TAIPEI, Taiwan--(BUSINESS WIRE)--Taiwan President Ma Ying-jeou presented awards to outstanding military personnel during an event held September 2 by the Ministry of National Defense (MND) to mark Taiwan's Armed Forces Day and the 70th anniversary of the end of the eight-year War of Resistance against Japan.
Ma gave a bow to express his utmost respect and gratitude for the military veterans who fought in the war against Japan (1937-1945), which was part of World War II, while introducing several foreign guests, including visiting descendants of former U.S. presidents Franklin Roosevelt, Harry Truman and Dwight Eisenhower.
The president said that on this day 70 years ago, the Japanese government signed the Instrument of Surrender aboard the U.S.S. Missouri and proclaimed its unconditional surrender to the Allied Powers, finally bringing to an end to the WWII.
To express sincere appreciation to domestic and foreign veterans who fought in the war against Japan, the MND has since July given out commemorative medals marking the ROC's victory in the war. So far, 6,653 medals have been awarded, including 402 to applicants from mainland China, according to Ma.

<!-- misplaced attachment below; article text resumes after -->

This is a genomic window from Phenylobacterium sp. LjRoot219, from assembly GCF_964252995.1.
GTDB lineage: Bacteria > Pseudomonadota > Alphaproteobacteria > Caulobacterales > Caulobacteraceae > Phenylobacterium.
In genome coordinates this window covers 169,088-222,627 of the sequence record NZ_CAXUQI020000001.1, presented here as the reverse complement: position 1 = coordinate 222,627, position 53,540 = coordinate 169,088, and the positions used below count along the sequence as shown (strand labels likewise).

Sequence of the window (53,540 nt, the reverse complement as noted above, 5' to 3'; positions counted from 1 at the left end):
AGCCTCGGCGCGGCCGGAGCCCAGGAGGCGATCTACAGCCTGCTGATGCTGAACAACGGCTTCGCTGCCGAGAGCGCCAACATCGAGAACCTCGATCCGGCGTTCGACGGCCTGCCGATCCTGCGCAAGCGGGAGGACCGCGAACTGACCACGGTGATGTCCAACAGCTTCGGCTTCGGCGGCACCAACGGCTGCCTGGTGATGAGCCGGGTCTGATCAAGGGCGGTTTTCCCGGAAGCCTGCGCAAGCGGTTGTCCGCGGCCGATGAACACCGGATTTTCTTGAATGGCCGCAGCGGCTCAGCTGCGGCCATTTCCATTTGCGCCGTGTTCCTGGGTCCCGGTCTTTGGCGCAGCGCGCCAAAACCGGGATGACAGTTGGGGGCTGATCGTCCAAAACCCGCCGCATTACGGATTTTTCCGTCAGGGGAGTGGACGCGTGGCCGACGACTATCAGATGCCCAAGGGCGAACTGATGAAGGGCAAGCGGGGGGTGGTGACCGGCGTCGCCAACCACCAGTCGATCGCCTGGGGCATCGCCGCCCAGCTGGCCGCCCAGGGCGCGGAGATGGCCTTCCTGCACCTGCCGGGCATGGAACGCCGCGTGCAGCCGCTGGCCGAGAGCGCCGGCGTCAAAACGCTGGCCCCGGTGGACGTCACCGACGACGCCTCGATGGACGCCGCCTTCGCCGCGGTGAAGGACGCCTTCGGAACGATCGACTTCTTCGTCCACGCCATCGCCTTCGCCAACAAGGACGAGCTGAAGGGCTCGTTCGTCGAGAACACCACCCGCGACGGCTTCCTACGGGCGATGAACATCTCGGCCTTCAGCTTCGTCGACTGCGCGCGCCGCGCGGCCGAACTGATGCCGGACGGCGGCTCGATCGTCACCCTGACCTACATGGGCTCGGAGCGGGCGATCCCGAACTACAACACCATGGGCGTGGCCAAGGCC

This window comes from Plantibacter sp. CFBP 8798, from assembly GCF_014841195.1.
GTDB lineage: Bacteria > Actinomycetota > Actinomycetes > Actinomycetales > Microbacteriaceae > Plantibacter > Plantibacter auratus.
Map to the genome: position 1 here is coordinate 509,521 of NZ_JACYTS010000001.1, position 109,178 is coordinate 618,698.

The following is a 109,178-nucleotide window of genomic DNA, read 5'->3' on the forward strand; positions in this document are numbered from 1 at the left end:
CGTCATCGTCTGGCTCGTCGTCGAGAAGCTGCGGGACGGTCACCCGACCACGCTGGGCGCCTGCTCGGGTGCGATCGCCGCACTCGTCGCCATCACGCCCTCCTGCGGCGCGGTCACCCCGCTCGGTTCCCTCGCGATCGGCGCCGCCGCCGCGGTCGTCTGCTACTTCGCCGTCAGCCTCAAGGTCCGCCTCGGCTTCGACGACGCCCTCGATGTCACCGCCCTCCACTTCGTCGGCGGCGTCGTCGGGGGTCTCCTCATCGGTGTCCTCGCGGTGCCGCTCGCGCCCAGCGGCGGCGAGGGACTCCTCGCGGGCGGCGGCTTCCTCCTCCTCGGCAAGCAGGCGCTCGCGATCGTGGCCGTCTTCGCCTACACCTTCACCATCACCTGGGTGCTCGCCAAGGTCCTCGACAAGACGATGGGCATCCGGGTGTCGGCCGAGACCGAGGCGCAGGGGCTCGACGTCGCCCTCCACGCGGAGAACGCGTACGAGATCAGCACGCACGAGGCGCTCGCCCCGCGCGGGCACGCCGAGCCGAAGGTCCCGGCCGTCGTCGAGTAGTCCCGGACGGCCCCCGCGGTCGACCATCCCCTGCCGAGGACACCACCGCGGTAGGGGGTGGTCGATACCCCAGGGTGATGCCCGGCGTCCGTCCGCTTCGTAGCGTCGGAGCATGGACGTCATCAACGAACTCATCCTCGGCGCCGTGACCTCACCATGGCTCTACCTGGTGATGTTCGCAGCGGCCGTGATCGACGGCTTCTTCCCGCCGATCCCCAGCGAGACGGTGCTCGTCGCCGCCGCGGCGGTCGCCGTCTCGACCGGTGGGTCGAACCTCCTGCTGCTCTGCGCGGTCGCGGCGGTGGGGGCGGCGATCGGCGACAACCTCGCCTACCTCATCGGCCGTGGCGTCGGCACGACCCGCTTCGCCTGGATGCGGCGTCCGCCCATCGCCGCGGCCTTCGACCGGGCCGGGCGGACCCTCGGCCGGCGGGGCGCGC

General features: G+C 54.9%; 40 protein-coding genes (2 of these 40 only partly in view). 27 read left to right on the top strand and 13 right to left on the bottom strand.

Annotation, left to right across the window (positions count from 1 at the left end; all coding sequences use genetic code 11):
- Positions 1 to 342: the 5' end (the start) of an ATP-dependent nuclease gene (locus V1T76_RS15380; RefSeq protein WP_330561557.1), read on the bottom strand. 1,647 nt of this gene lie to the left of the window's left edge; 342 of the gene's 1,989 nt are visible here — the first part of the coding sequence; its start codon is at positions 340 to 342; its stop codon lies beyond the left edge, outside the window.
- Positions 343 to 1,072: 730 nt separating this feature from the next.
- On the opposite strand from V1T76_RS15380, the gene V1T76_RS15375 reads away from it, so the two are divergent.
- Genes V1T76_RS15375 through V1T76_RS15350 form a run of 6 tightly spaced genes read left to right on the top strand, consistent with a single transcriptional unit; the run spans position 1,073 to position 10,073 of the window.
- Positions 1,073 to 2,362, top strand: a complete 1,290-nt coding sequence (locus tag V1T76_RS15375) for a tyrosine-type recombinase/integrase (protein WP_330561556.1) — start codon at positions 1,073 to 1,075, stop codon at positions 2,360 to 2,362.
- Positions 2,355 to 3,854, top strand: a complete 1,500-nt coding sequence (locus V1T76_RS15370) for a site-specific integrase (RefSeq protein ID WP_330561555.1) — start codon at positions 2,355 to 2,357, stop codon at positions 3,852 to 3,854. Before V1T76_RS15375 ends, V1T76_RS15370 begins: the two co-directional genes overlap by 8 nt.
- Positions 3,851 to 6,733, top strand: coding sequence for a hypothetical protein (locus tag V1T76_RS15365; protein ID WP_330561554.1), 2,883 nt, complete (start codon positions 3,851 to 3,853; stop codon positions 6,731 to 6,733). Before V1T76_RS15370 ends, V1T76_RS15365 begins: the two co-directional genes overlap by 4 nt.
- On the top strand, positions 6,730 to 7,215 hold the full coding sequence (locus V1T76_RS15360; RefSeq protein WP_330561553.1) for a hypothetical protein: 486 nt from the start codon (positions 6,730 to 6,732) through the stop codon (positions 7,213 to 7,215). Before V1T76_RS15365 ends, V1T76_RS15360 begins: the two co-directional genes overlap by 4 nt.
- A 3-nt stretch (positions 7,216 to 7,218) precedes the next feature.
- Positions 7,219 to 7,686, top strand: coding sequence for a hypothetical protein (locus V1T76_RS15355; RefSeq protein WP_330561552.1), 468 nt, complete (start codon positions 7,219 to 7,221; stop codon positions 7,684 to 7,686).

In addition, the descendants of several former military leaders of the Allies, including Albert Wedemeyer, a former U.S. Army commander who served in Asia during WWII, and Milton Miles, a former vice admiral in the U.S. Navy who served in WWII as head of Naval Intelligence operations in China, also attended the event.
Also present were the descendants of General Liu Fang-wu (劉放吾), the former commander of the 113th Regiment of the New 38th Division of the Chinese Expeditionary Force, and Qian Xiuling (錢秀玲), a Chinese-Belgian scientist who saved the lives of nearly 100 people sentenced by the Germans during WWII in Belgium.
The event was also attended by 95-year-old British retired Capt. Gerald Fitzpatrick, who was trapped when the Japanese Imperial Army invaded Burma and saved by the ROC Army.